When a company looks to determine its financial health, the gross profit percentage is one of the factors. Companies that have high gross profit percentages are in strong financial health, since they have more money available to expand the business. Conversely, companies with low gross profit percentages find their financial resources severely reduced.
- Gross profit percent is the profit margin of an item. In order to determine the actual gross profit percent, a business owner takes the difference between the selling price of an item and the total cost of that item. The figure he reaches is known as the gross profit percent. Gross profit percent applies solely to the finances of a company prior to having to factor in such variables as the taxes, employee payments, as well as a host of other figures that differ from one store to another.
- The average manufacturer's gross profit percentage varies between 25 percent and 35 percent. However, items with more expensive price tags, such as motor homes, automobiles, and even houses, have markup prices of only 10 to 15 percent. Trying to increase the gross profit percentage with high dollar items can result in diminished sales, since the item has been priced beyond the buyer's comfort zone.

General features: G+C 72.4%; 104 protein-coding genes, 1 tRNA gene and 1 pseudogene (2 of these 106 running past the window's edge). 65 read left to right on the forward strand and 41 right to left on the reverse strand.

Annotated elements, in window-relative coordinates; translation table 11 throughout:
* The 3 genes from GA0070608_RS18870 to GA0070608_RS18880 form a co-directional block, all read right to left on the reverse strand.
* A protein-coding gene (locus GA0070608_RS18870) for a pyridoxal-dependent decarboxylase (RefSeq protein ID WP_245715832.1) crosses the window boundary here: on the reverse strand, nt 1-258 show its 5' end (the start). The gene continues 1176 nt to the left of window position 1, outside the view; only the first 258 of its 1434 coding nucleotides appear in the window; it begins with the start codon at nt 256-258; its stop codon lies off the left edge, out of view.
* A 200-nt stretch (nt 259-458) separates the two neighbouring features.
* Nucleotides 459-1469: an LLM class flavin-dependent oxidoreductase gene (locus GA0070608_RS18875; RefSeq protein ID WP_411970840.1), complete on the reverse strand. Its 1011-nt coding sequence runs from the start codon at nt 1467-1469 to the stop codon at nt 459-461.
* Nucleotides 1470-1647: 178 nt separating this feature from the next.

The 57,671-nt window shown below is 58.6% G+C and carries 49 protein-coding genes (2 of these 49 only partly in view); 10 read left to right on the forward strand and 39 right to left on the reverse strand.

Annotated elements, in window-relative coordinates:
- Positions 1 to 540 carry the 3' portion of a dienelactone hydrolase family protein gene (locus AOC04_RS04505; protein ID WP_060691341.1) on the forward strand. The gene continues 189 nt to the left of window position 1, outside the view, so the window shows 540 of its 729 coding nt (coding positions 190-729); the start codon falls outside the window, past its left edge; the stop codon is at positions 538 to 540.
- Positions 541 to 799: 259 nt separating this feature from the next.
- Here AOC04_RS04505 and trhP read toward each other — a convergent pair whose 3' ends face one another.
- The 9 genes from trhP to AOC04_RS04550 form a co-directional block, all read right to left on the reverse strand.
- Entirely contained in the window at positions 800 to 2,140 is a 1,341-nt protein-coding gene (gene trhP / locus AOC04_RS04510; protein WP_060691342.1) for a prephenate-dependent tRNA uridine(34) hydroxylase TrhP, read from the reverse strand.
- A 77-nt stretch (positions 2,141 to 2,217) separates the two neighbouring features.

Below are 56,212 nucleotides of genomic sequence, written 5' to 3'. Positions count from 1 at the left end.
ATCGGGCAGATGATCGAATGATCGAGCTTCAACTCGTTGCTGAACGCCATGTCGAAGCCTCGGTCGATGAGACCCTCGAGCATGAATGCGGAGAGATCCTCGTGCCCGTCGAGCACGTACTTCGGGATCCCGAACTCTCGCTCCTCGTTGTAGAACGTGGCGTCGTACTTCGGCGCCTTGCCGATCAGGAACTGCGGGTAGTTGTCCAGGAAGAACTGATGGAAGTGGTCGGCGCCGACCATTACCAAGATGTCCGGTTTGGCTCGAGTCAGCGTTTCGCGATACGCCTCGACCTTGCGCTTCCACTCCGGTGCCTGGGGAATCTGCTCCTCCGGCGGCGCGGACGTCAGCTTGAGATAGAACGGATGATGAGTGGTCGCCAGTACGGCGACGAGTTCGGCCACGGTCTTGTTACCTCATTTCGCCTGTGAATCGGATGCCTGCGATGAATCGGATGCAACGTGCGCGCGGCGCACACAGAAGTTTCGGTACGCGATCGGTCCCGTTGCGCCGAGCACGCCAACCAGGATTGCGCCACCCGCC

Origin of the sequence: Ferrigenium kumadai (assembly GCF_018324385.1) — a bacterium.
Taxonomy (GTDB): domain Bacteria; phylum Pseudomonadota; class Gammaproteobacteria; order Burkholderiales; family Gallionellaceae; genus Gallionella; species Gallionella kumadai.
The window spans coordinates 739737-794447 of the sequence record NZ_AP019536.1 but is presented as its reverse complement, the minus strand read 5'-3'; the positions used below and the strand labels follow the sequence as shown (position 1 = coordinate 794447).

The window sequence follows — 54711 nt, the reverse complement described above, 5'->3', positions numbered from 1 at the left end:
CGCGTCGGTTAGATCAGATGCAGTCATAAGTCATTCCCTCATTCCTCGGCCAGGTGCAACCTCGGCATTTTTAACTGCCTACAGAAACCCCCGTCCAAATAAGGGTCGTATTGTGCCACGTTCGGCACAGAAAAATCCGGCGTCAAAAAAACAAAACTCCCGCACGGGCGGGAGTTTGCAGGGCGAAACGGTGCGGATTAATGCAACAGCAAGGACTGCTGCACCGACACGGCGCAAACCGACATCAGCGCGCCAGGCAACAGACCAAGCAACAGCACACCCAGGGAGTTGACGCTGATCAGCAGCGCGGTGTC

- In order to achieve the highest gross profit percentage, a business owner might use the "All Costs Plus Profit" method of pricing. This method of using gross profit percentage factors in the total costs of an item, from manufacturing all the way through to delivery, and then adds in the desired profit percentage. In other words, rather than allowing market forces to determine how much of a profit percentage a business makes, this method creates the percentage the business owner desires. The disadvantage to this method of determining gross profit percentage is the possibility customers will not pay the cost of the item.
- In the event competition exists for similar products in other companies, a business might decide to adjust the gross profit percentage. Obviously, if a business sells a product at less than it costs the business to manufacture the product, the business loses money on every item sold. Therefore, in order to adjust the gross profit percentage, a manufacturer can sell an item for 30 percent over the total cost of the item, rather than 40 percent. This reduction in the profit percentage can lead to increased sales, which leads to an overall profit increase.